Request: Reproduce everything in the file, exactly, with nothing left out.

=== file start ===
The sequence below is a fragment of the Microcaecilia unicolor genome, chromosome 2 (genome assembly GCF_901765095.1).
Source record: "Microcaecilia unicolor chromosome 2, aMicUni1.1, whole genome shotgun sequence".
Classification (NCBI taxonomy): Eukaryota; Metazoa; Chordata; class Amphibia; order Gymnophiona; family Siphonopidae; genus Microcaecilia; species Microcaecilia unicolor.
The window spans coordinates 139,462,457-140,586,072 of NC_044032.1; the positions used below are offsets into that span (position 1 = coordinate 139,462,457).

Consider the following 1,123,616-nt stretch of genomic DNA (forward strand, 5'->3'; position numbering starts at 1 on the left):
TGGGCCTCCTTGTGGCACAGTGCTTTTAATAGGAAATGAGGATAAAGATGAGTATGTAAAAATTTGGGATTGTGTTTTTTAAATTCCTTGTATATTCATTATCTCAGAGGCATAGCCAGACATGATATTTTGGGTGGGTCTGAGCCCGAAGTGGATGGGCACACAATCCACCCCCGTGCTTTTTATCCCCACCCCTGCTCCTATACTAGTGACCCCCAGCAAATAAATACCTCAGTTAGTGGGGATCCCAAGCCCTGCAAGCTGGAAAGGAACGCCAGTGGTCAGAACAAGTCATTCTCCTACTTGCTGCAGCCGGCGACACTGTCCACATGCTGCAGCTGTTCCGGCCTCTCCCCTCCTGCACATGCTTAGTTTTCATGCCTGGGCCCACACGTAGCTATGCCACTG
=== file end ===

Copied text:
The sequence below is a fragment of the Microcaecilia unicolor genome, chromosome 2 (genome assembly GCF_901765095.1).
Source record: "Microcaecilia unicolor chromosome 2, aMicUni1.1, whole genome shotgun sequence".
Classification (NCBI taxonomy): Eukaryota; Metazoa; Chordata; class Amphibia; order Gymnophiona; family Siphonopidae; genus Microcaecilia; species Microcaecilia unicolor.
The window spans coordinates 139,462,457-140,586,072 of NC_044032.1; the positions used below are offsets into that span (position 1 = coordinate 139,462,457).

Consider the following 1,123,616-nt stretch of genomic DNA (forward strand, 5'->3'; position numbering starts at 1 on the left):
TGGGCCTCCTTGTGGCACAGTGCTTTTAATAGGAAATGAGGATAAAGATGAGTATGTAAAAATTTGGGATTGTGTTTTTTAAATTCCTTGTATATTCATTATCTCAGAGGCATAGCCAGACATGATATTTTGGGTGGGTCTGAGCCCGAAGTGGATGGGCACACAATCCACCCCCGTGCTTTTTATCCCCACCCCTGCTCCTATACTAGTGACCCCCAGCAAATAAATACCTCAGTTAGTGGGGATCCCAAGCCCTGCAAGCTGGAAAGGAACGCCAGTGGTCAGAACAAGTCATTCTCCTACTTGCTGCAGCCGGCGACACTGTCCACATGCTGCAGCTGTTCCGGCCTCTCCCCTCCTGCACATGCTTAGTTTTCATGCCTGGGCCCACACGTAGCTATGCCACTG